Yesterday I wrote about the biting wit in the dialogue of all the characters in Ivy Compton-Burnett’s 1953 novel The Present and the Past. Even the children talk with a maturity and poise that belies their years.
Here’s another example, from pp. 32-33 of my battered PMC edition. Here the destructive behaviour of the smallest Clare child, Tobias, who is three, is being discussed. Henry is eight, Guy eleven; Cassius is the father, and Flavia his second wife (the mother of Fabian, who is 13, and Guy, was Cassius’ first wife, Catherine, who has suddenly reappeared after nine years, demanding access to her sons. Cassius and Flavia have had three children of their own).
Cassius has expressed his shock that Tobias doesn’t always speak the truth. When told by Fabian that the child is confused by having stories told to him, Cassius retorts that in future he should be told nothing but facts. Maybe, he muses, tales should not be told to children.
‘It would not be natural,’ said his son. [Fabian] ‘And it would not make any difference. The infant mind invents stories. All infancy is the same. In the infancy of the race tales were invented.’
‘Have we been wrong in deciding on a home education?’ said Flavia, smiling at her husband.
Such epigrammatic dialogue from young children is characteristic of ICB’s approach to fiction. It often involves this kind of witty generalisation arising from individual examples of human behaviour. Flavia’s admiringly bemused reaction is understandable.
The conversation moves on to the topic of the development of all five children:
‘I think the elder ones are of the higher type,’ said Cassius, in an even tone. ‘Especially if Guy’s backwardness is a passing phase.’
‘Well, their mother is a gifted woman. I have heard many people say so. It is natural that her children should take after her.’ [says Flavia]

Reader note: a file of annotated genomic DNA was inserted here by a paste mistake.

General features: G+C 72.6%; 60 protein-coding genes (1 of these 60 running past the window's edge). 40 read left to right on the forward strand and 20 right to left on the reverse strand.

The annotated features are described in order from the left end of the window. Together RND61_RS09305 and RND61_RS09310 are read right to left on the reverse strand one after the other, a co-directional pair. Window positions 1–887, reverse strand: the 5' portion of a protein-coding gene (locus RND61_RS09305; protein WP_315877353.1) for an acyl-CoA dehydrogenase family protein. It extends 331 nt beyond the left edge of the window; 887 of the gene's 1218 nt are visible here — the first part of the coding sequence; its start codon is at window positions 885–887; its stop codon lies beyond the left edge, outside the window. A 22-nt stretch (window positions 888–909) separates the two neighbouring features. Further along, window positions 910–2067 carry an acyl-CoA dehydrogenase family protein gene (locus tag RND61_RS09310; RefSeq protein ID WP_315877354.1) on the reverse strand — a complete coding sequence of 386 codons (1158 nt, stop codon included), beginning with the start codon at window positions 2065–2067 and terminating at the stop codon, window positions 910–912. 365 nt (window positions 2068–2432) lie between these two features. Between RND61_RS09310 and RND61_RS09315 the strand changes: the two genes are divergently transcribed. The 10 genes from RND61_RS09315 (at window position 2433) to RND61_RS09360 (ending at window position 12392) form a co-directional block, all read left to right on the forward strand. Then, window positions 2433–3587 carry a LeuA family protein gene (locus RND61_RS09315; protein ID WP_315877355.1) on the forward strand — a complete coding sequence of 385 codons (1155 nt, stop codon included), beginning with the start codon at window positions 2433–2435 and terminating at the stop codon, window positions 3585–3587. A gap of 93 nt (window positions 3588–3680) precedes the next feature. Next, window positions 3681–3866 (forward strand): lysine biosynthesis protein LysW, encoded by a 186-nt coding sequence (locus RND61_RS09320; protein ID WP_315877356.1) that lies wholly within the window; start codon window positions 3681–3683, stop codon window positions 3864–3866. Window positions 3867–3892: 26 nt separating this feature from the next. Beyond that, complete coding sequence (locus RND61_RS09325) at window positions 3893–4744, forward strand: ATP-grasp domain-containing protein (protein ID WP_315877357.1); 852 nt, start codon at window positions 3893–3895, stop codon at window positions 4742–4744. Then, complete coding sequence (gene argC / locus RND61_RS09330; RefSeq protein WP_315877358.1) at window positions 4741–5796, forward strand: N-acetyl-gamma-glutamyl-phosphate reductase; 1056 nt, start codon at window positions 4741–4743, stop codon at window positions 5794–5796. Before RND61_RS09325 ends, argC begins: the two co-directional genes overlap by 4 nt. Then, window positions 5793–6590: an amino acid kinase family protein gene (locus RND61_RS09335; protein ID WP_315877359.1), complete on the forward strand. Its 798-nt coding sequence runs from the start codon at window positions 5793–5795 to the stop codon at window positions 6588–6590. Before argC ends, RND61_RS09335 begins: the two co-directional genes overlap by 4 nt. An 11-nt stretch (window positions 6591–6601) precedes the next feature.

‘Has she more gifts than you have?’ said Henry.
‘Yes, I think she probably has.’
‘Do children inherit only from mothers?’
‘No, from both their parents.’
‘Then Father might have some gifts for us to inherit.’
‘He hardly seems to think that you have inherited any.’
Eight-year-old Henry uses impeccable logic here to outwit the adults, managing to disparage his aloof, dismissive father (who is beginning to turn against Flavia, as he had against Catherine), while simultaneously defending his slighted mother. Cassius is exposed as the one behaving with childish egotism here.
ICB was much concerned with Darwinian evolution and related concepts of inheritance, as well as with the toxic relations that often flourished in the Edwardian upper-middle-class families that formed the basis of her cast of characters. She never lets such thematic matters interfere too much with the drama conveyed exclusively through dialogue. It somehow doesn’t seem to matter that real children don’t talk like this; nobody really talks like characters in novels. ICB’s characters talk exactly as she wants them to, and the fulminations, manoeuvrings and put-downs are highly entertaining.
Here the scene is being set for the comedy of manners to shade into domestic tragedy. It takes rare skill to pull off such transitions, and such dialogue.